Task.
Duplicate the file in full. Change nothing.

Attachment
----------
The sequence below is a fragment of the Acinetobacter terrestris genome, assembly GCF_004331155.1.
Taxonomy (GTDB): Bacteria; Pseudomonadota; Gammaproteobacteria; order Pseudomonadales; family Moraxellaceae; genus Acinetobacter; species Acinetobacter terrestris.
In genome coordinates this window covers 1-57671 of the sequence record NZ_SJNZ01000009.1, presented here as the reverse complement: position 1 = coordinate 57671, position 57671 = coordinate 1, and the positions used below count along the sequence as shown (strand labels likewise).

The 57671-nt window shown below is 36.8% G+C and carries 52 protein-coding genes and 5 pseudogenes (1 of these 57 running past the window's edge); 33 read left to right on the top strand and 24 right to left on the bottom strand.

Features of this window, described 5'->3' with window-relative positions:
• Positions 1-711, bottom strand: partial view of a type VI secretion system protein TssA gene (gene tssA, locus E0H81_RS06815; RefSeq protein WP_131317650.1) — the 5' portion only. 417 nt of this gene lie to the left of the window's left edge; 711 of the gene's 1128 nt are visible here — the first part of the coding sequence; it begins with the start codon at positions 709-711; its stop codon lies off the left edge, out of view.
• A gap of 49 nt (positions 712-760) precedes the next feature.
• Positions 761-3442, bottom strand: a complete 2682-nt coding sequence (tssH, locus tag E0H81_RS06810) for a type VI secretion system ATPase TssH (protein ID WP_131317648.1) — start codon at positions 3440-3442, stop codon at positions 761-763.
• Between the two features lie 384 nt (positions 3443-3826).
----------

The sequence below is a fragment of the Acinetobacter terrestris genome, assembly GCF_004331155.1.
Taxonomy (GTDB): Bacteria; Pseudomonadota; Gammaproteobacteria; order Pseudomonadales; family Moraxellaceae; genus Acinetobacter; species Acinetobacter terrestris.
In genome coordinates this window covers 1-57671 of the sequence record NZ_SJNZ01000009.1, presented here as the reverse complement: position 1 = coordinate 57671, position 57671 = coordinate 1, and the positions used below count along the sequence as shown (strand labels likewise).

The 57671-nt window shown below is 36.8% G+C and carries 52 protein-coding genes and 5 pseudogenes (1 of these 57 running past the window's edge); 33 read left to right on the top strand and 24 right to left on the bottom strand.

Features of this window, described 5'->3' with window-relative positions:
• Positions 1-711, bottom strand: partial view of a type VI secretion system protein TssA gene (gene tssA, locus E0H81_RS06815; RefSeq protein WP_131317650.1) — the 5' portion only. 417 nt of this gene lie to the left of the window's left edge; 711 of the gene's 1128 nt are visible here — the first part of the coding sequence; it begins with the start codon at positions 709-711; its stop codon lies off the left edge, out of view.
• A gap of 49 nt (positions 712-760) precedes the next feature.
• Positions 761-3442, bottom strand: a complete 2682-nt coding sequence (tssH, locus tag E0H81_RS06810) for a type VI secretion system ATPase TssH (protein ID WP_131317648.1) — start codon at positions 3440-3442, stop codon at positions 761-763.
• Between the two features lie 384 nt (positions 3443-3826).